Monthly Archives: August 2012

Republicans prepare for Brave New World (of 1835)

“I read somewhere that Mitt and I have a storybook marriage. Well, in the storybooks I read, there were never long, long rainy winter afternoons in a house with five boys screaming at once. And those storybooks never seemed to have chapters called [multiple sclerosis] or breast cancer,” offered Ms. Romney, who has battled both diseases. “A storybook marriage? No, not at all. What Mitt Romney and I have is a real marriage.”

That was a quote from Ann Romney speaking at the Republican Convention; apparently she is meant to humanize her husband who is perceived as wooden and clinical.

I did like the photo of her in the Globe – however much my evil twin wonders if that smooth forehead of hers has something to do with Botox some other cosmetic filler. (hey, we should all look this good at 63)

It is ironic, though, that she brings up having been ill, when her husband’s party so demonizes government spending, in particular anything that might benefit the less fortunate, namely programs like Medicare, Medicaid and Social Security.

But, I suppose when you have a gold-plated health insurance plan it doesn’t occur to you that not everyone has the means or the employment (private insurance being so tied in with work in the U.S.) to afford breast cancer treatment or long-term therapy for MS. Or can get any care outside of an ER.

I am of course sorry that she has been so afflicted; one would not wish those diseases on anyone. But they happen and it certainly helps if you can get reasonable care. As a friend of mine used to say, money may not buy happiness but it’s a easier to cry yourself to sleep on satin sheets.

Meanwhile, a rather good piece in a recent Archives of Internal Medicine plaintively asks why nobody is questioning the “multiple examples of overdiagnosis that arise when technology, rather than clinical findings, are the catalyst for finding disease”. The authors, Jerome Hoffman and Richelle Cooper, both MD’s, point out that incidental findings of “disease” that will never lead to anything are both a waste of time and money. Not to mention turning people into patients. Their italics. (Arch Intern Med/Vol 172 (No. 15), Aug 13/27, 2012, pp 1123-4)

I thought of this article because of what Ann Romney said about having had breast cancer. Mea culpa but whenever I hear the word “cancer survivor” my first thought is: was that a real cancer (the kind that would actually kill you) rather than one that you would die with. An  incidental finding when you went to have that mammogram everyone assures you is part of good, pro-active care? Simply having a handful of cancerous cells in your body (or “pre” cancer) is no indication of anything. As you age, some cells mutate. Doesn’t mean anything. My grandmother had colon cancer for the last 25 years of her life; she died at 92. Wasn’t the colon cancer what did it, just old age.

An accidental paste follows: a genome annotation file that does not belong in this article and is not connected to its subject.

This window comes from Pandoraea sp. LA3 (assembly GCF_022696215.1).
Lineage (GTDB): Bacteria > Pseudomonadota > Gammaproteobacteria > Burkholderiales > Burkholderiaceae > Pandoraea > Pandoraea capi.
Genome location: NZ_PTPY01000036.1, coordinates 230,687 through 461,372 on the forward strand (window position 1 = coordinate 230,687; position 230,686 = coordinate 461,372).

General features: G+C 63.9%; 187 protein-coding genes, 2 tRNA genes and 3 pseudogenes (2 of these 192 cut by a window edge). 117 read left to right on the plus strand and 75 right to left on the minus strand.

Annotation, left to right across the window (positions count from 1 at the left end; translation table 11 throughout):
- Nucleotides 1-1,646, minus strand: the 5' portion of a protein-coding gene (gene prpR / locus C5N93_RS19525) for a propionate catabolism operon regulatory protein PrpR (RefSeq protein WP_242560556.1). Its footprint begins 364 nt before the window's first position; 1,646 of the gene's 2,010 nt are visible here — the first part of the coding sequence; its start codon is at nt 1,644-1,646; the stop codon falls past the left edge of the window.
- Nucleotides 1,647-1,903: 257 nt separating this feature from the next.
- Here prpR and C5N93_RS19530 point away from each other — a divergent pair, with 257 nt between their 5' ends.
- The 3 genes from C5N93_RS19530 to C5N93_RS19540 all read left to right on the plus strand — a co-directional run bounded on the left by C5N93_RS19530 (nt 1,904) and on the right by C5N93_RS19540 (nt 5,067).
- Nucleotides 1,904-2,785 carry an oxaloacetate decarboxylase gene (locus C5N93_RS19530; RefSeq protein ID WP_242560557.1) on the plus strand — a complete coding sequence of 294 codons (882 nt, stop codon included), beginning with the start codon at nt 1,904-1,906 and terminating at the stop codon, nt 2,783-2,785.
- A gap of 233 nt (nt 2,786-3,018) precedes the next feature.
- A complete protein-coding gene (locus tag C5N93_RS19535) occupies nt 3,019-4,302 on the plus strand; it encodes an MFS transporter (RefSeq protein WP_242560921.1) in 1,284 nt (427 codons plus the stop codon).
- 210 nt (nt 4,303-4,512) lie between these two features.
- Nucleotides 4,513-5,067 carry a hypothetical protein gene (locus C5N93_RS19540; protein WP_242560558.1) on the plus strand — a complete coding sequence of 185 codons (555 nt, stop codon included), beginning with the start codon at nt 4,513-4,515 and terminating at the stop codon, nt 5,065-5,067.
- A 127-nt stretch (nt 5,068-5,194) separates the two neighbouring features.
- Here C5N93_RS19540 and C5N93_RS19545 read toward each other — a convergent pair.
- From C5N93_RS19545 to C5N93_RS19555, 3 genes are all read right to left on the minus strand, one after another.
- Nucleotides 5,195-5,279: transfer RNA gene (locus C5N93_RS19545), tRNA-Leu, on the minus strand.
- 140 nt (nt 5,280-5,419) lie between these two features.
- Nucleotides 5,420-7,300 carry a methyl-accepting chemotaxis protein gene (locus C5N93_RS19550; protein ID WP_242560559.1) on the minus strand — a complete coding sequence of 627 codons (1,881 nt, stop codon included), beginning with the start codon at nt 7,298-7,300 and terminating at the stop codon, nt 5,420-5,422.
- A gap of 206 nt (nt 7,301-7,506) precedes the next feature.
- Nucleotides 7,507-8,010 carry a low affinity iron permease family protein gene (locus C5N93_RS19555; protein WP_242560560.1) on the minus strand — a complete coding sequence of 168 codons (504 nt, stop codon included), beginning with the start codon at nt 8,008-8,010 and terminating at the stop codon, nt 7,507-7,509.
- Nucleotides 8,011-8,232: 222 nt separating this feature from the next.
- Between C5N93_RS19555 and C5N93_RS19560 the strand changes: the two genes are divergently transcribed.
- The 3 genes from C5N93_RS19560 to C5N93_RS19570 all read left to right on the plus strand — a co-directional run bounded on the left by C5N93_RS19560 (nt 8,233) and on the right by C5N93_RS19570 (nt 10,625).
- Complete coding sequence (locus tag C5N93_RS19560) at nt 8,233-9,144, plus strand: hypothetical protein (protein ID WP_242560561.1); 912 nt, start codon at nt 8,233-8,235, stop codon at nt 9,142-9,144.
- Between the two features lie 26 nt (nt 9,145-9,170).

But Americans are staunch believers in the power of technology, in the predictive power of science and the ascendancy of good old American know-how in controlling disease just as they have tried – with such success – in controlling various countries in the Middle East.

One of the signatories of the Declaration of Independence, Benjamin Rush, was a physician. He, like many of his ilk at the time, genuinely believed that American diseases were meaner and tougher than their effete European cousins. Rush’s claim to fame was treating the yellow fever (which was said to have killed more enemy soldiers in Panama a century later than the enemy did) by using humungous doses of mercury which, presumably, if it didn’t kill the patient effected a “cure”. Historians later questioned Rush’s prowess, suggesting that the individuals he was said to have cured actually weren’t that sick (hence were able to withstand his toxic treatment). Rush and his contemporaries, nevertheless, were convinced that massive purging, bloodletting and strong dosing were key to good medicine.

A handful of physicians like Oliver Wendell Holmes, who had studied in France (the French were much admired at the time for their diagnostic prowess), disagreed with Rush and his ilk. Holmes felt the American penchant for aggressive cures had more to do with cultural constructs than science. But it was Rush’s perspective that prevailed; it fit better with how Americans saw themselves.

Women were particular victims of this “heroic” ideology of strong medicine – starting from pregnancy and childbirth, where the use of forceps, episiotomies (cutting the perineum in childbirth) and later Caesarians became increasingly common to midlife and menopause when  hysterectomies and oophorectomies (removal of the uterus and ovaries, respectively) became the norm, as these organs were no longer considered “useful” once the woman could no longer bear children. Ah yes, now we know what women’s utility consists of …

Oh, and thank you sociobiology so much for keeping that swell idea alive.

Hubris, children, hubris. How the hell do you know what’s useful and what’s not? Tonsils were routinely yanked out until we realized that they were actually part and parcel of natural immunity. We have an unfortunate tendency to dismiss any organ or part we can’t figure out – a case in point being the large junk of genetic material we call “junk” DNA.